I would have expected an increase due to stress and anxiety, but to see him hovering at ~170 BPM the whole time was surprising.

It was actually closer to 160 for most of the fall, jumping to 180 only when he was spinning. The surprising bit was his pulse jumping to and staying around 180 for the whole time his parachute was open. Can anyone with skydiving experience comment on that?
posted by daniel_charms at 11:05 PM on October 15, 2013


> Maybe someone can develop a light weight single use heat shield that deploys like an umbrella underneath the jumper.

Time for someone to update the "Man Out Of Space Easiest" (M.O.O.S.E.) system developed by GE in the 1960s. But what you're actually looking for is a sport version of the Paracone.
posted by Sunburnt at 11:09 PM on October 15, 2013 [1 favorite]


The paracone concept was written into the novel The Mote in God's Eye, with a memorable escape sequence for three junior officers (they thought they were going to use a "lifeboat" to move from one spacecraft to another, but aliens had modified the lifeboats into something very like paracones, which instead followed a preprogrammed path to the alien planet).
posted by dhartung at 11:45 PM on October 15, 2013


Wow. If those medical sensors are accurate, he was severely tachycardic the entire time.

Duh, this was sponsored by Red Bull, what did you expect ?
posted by briac at 11:59 PM on October 15, 2013 [4 favorites]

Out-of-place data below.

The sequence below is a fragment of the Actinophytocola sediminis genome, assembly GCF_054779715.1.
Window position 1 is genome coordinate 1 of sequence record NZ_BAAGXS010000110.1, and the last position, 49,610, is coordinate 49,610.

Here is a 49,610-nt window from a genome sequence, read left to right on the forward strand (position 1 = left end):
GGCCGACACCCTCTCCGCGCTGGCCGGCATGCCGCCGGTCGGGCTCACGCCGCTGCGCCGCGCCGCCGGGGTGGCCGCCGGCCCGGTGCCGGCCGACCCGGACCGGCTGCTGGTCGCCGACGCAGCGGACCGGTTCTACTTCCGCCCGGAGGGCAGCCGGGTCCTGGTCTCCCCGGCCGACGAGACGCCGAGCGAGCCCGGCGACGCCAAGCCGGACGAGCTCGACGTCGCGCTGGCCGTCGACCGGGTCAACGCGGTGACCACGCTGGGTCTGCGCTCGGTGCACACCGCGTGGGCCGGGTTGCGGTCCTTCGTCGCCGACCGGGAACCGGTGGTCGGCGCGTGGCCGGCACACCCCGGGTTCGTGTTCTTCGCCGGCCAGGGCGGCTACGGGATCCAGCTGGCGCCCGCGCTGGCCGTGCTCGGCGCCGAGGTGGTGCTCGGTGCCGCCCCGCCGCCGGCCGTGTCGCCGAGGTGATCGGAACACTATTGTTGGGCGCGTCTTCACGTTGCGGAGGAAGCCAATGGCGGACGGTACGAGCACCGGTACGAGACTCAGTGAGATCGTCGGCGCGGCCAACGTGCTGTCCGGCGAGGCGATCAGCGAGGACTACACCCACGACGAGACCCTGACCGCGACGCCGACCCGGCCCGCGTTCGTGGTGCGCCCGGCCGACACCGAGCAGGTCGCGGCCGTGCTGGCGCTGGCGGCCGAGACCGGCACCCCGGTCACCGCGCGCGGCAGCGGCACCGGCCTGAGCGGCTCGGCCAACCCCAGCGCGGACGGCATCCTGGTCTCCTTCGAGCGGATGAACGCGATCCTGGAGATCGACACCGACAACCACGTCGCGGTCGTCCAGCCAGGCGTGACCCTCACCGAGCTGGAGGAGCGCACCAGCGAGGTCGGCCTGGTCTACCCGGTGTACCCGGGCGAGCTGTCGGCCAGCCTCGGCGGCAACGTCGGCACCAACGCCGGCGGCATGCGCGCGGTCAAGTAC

The paracone concept was written into the novel The Mote in God's Eye, with a memorable escape sequence for three junior officers

Hah, I remember that-- they were just realizing that their craft had been modified and they couldn't control it, when one said something like "If you were the Watchmakers, how would you change this?" and someone replied "I'd make it better."

Paracones, both a realistic version and a sport version, appear in the book "Lunar Dance" by Robert Sapp. It's a self-published book, and could use some polish, but it has, at its core, a decent technodrama about a privately funded trip to the moon using, in part, some decommissioned NASA hardware. It has lots of very thinly disguised references to current private spaceflight players and companies, such as the protagonists' company "Roadrunner Rockets," founded and funded by a video game producer. Looks like the author wasn't in the industry, but he's an enthusiast, and that comes through in the details.
posted by Sunburnt at 1:25 AM on October 16, 2013


you forgot the holyfuckingshit tag
posted by modernnomad at 2:28 AM on October 16, 2013


I would imagine that beginning to corkscrew at faster than the speed of sound might be a cause for concern...
Not if you want to drill through to the other side - just cross your ankles.
posted by rongorongo at 3:03 AM on October 16, 2013


Fast-forward: Ka-chunk step step step step. Acrophobia: a fear of acres.
posted by Namlit at 3:53 AM on October 16, 2013


Hey - free dummy!
posted by jetsetsc at 8:00 AM on October 16, 2013


two things....

1) @ 4:30, when his chute deploys: "Rock and Roll!" he says.

2) He makes a stand up landing on the smoke, from a 24-mile jump.

Out-fucking-standing!

Anyhow, he still had half a mile to go before he reached sea level. I guess he did it in the truck.
posted by mule98J at 8:56 AM on October 16, 2013


Wait, first of all he hits 190bpm, and second of all, for all intents and purposes this guy is sitting on a couch, admittedly going 500mph.

So would that count as aerobic exercise?
posted by goethean at 9:49 AM on October 16, 2013